'Ringmaster' Bruton vows to resolve jobs crisis
RICHARD Bruton has told the Sunday Independent he is the "ringmaster" who will drive the recovery of the jobs market and lead the war against the anti-competitive practices that are hampering the recovery of the Irish economy.
In an attempt to reassert his political status in the wake of the row with Labour over the reform of Joint Labour Committee wage rates, Mr Bruton also pledged to take the nanny state out of Irish employment law and end the proliferation of quangos.
The Minister for Enterprise, Jobs and Innovation has already taken a lead role in relation to the quangos.
He has already abolished the controversial National Consumer Agency, while four other employment quangos -- including the deeply unpopular National Employment Rights Authority (NERA) -- are in an advanced stage of being merged with the Labour Relations Commission.
However, despite his quango-busting activism, Mr Bruton emphasised: "The prime task of this Government is to resolve the jobs crisis and I am the ringmaster."
In the wake of the High Court judgment essentially abolishing the old JLC structure, the minister could afford to be sanguine about his recent high-profile spat with Labour.
"If reform were easy, Fianna Fail would have been doing it for years."
Mr Bruton added that such was the urgency of the need to reform all aspects of governance that this Government did not "have the luxury of conflict avoidance".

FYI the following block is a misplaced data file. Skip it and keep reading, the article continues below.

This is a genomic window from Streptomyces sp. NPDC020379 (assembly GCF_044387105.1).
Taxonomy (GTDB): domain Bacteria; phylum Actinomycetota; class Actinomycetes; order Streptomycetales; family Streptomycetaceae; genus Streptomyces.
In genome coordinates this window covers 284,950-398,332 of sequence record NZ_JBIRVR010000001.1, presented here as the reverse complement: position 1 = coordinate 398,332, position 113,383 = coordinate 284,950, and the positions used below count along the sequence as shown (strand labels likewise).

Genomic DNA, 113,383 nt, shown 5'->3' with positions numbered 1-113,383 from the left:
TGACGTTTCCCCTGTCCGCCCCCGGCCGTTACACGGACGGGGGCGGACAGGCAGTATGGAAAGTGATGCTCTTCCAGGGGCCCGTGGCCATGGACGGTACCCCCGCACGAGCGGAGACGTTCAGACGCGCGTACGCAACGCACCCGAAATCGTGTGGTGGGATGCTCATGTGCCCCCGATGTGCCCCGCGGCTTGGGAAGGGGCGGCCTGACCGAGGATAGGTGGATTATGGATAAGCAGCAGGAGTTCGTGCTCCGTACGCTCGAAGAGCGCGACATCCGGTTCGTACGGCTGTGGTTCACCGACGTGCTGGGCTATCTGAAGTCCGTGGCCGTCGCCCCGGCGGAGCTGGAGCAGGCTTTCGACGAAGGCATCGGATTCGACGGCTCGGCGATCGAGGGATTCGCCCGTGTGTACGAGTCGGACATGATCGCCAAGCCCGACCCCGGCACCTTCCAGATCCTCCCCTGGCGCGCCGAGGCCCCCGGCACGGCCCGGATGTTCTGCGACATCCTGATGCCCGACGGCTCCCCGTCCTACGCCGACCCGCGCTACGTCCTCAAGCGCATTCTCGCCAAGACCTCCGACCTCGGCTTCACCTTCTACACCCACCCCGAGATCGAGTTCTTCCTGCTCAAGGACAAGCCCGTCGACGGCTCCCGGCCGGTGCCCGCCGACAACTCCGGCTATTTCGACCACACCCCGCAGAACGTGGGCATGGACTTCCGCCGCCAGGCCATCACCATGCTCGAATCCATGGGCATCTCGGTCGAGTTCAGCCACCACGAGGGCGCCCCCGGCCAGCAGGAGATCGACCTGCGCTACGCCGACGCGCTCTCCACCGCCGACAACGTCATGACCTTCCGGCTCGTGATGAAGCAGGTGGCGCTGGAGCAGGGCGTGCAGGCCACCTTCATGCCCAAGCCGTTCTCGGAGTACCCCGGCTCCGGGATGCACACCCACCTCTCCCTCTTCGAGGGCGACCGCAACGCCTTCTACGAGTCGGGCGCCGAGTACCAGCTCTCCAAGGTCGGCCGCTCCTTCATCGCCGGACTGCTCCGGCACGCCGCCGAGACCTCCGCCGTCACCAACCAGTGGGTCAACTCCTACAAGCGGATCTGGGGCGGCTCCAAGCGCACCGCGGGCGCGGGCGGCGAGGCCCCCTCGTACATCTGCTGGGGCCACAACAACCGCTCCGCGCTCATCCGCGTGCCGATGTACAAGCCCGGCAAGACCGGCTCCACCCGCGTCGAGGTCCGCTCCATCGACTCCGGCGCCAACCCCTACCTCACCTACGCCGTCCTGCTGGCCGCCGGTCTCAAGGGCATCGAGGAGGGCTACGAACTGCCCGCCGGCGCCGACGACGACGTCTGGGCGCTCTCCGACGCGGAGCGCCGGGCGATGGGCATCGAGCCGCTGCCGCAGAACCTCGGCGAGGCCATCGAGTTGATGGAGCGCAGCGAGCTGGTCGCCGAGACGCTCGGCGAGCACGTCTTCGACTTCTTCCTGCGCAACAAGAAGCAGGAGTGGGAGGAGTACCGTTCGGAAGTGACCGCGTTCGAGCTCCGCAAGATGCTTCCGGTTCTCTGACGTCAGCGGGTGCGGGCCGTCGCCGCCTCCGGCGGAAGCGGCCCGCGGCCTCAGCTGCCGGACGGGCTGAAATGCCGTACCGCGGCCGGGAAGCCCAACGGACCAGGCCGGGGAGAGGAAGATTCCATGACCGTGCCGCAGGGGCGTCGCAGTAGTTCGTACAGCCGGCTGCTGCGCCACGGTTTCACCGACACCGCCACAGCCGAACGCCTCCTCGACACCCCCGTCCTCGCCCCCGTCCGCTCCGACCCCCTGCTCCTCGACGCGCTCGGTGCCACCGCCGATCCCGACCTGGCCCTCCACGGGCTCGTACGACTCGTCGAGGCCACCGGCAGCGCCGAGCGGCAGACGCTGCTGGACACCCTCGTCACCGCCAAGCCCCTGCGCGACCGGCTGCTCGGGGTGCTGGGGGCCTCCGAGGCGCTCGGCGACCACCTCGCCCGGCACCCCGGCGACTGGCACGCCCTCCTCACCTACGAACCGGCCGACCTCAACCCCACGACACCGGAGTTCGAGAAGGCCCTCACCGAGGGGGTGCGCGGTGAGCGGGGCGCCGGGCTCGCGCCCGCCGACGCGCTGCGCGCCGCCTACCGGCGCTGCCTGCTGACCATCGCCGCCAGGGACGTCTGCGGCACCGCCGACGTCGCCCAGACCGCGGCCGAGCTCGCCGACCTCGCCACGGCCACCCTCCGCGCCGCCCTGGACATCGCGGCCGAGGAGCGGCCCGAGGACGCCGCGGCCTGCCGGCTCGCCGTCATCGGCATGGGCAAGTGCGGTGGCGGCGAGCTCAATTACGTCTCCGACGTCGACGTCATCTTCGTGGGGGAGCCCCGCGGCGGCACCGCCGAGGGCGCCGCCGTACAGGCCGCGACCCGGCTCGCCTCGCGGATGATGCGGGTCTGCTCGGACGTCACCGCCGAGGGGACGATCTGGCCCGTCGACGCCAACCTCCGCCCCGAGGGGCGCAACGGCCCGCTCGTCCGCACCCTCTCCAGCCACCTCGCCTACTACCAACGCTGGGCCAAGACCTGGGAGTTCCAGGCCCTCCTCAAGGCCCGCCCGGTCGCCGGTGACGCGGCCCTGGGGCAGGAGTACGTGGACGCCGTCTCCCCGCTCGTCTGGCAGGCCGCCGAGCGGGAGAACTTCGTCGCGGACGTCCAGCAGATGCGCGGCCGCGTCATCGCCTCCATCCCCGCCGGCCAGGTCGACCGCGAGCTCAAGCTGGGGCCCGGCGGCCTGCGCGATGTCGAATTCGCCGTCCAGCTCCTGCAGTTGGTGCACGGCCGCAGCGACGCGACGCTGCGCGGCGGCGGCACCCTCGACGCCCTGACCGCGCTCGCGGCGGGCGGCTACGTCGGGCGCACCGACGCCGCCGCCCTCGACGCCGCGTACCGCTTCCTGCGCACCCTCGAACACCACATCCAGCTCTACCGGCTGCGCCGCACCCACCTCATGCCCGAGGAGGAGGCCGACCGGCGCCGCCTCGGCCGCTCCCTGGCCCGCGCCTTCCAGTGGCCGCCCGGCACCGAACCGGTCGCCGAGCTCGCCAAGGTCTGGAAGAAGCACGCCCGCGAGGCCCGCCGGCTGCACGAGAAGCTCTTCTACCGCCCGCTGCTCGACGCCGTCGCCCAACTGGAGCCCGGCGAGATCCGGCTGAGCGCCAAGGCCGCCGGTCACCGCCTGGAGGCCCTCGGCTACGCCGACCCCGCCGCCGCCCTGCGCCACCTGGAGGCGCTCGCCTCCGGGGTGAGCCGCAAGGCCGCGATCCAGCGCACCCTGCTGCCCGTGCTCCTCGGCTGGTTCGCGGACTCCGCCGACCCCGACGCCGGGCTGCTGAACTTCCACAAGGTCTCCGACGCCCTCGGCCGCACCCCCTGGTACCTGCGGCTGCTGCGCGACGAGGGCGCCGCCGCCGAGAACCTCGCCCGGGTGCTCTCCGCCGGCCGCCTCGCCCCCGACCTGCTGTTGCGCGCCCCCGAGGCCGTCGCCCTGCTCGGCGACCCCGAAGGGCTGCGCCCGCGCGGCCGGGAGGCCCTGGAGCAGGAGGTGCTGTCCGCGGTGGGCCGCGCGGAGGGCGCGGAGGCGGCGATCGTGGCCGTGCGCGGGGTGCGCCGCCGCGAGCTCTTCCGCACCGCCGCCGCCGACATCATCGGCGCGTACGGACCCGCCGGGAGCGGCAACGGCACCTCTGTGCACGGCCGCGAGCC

However, in the wake of his ultimately successful resolution of the JLC issue, Mr Bruton moved swiftly to scotch claims that he was "the enemy of the working man".
Instead, he claimed: "The starting point of everything I do is that we have lost 335,000 jobs and 263,000 of those workers are below 30. There is no greater form of deprivation than having 363,000 people pushed out of work."
The minister was also critical of the the belief that young people are going into welfare as a form of "lifestyle choice".
"It is not attractive to be idle. Three to four years ago, none of these young people were idle. There is no evidence that young people, given the opportunity, are work-shy."
Mr Bruton made it clear that he intends to spearhead an autumn drive against overly expensive legal fees, the "blocking out of new entrants into medicine", excessive charges for waste and too much bureaucratic interference in compliant small businesses.
He is particularly anxious to ensure that barristers will have to work harder and charge less under a Government that is "planning a rake of new reforms" as part of its "war" with "uncompetitive practice in sheltered professions".
In particular, Mr Bruton warned that the Competition Authority Report into the legal profession, which has been "gathering dust" for almost a decade, would have to be speedily implemented.
When it comes to reform, "the law is particularly immovable", but Mr Bruton expects "a major reform of the fees structure and sole-trader status of barristers" to be completed by September.
The minister also warned the legal profession there would have to be fundamental structural changes in how they operated to create "a competitive market structure".
He has also vowed "to hunt down excessive costs" in areas, such as domestic waste, which are still not competitive.
"Every international economic commentator says the Irish consumer is not well served."
In what will come as a relief to many small businesses, Mr Bruton warned that the current level of regulation had become excessive.
In an implicit rebuke to the NERA, he also added that companies which are basically compliant with the law were still exper- iencing "a very high rate of inspection".